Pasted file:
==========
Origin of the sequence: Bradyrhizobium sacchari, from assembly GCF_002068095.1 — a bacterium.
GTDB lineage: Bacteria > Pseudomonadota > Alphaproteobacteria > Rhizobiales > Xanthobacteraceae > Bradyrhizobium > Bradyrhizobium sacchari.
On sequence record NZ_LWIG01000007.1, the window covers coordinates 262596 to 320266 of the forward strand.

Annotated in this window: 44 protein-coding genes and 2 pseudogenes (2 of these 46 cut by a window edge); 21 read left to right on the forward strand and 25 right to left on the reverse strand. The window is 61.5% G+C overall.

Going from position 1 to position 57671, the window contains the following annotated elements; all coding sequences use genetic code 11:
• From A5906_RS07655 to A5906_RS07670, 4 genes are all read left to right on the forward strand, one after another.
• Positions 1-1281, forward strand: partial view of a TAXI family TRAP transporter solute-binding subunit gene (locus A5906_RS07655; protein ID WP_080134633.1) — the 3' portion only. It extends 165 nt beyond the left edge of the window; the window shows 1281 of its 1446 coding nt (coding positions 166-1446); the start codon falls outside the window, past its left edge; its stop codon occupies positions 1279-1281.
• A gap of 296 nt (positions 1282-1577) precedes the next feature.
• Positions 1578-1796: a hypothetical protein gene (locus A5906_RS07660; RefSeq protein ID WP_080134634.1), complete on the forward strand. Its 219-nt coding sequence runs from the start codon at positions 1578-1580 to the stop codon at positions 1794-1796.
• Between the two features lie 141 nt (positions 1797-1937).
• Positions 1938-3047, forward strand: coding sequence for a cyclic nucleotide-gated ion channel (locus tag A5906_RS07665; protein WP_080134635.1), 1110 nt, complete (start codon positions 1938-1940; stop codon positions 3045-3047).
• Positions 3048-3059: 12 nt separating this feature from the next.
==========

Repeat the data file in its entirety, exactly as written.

Origin of the sequence: Bradyrhizobium sacchari, from assembly GCF_002068095.1 — a bacterium.
GTDB lineage: Bacteria > Pseudomonadota > Alphaproteobacteria > Rhizobiales > Xanthobacteraceae > Bradyrhizobium > Bradyrhizobium sacchari.
On sequence record NZ_LWIG01000007.1, the window covers coordinates 262596 to 320266 of the forward strand.

Annotated in this window: 44 protein-coding genes and 2 pseudogenes (2 of these 46 cut by a window edge); 21 read left to right on the forward strand and 25 right to left on the reverse strand. The window is 61.5% G+C overall.

Going from position 1 to position 57671, the window contains the following annotated elements; all coding sequences use genetic code 11:
• From A5906_RS07655 to A5906_RS07670, 4 genes are all read left to right on the forward strand, one after another.
• Positions 1-1281, forward strand: partial view of a TAXI family TRAP transporter solute-binding subunit gene (locus A5906_RS07655; protein ID WP_080134633.1) — the 3' portion only. It extends 165 nt beyond the left edge of the window; the window shows 1281 of its 1446 coding nt (coding positions 166-1446); the start codon falls outside the window, past its left edge; its stop codon occupies positions 1279-1281.
• A gap of 296 nt (positions 1282-1577) precedes the next feature.
• Positions 1578-1796: a hypothetical protein gene (locus A5906_RS07660; RefSeq protein ID WP_080134634.1), complete on the forward strand. Its 219-nt coding sequence runs from the start codon at positions 1578-1580 to the stop codon at positions 1794-1796.
• Between the two features lie 141 nt (positions 1797-1937).
• Positions 1938-3047, forward strand: coding sequence for a cyclic nucleotide-gated ion channel (locus tag A5906_RS07665; protein WP_080134635.1), 1110 nt, complete (start codon positions 1938-1940; stop codon positions 3045-3047).
• Positions 3048-3059: 12 nt separating this feature from the next.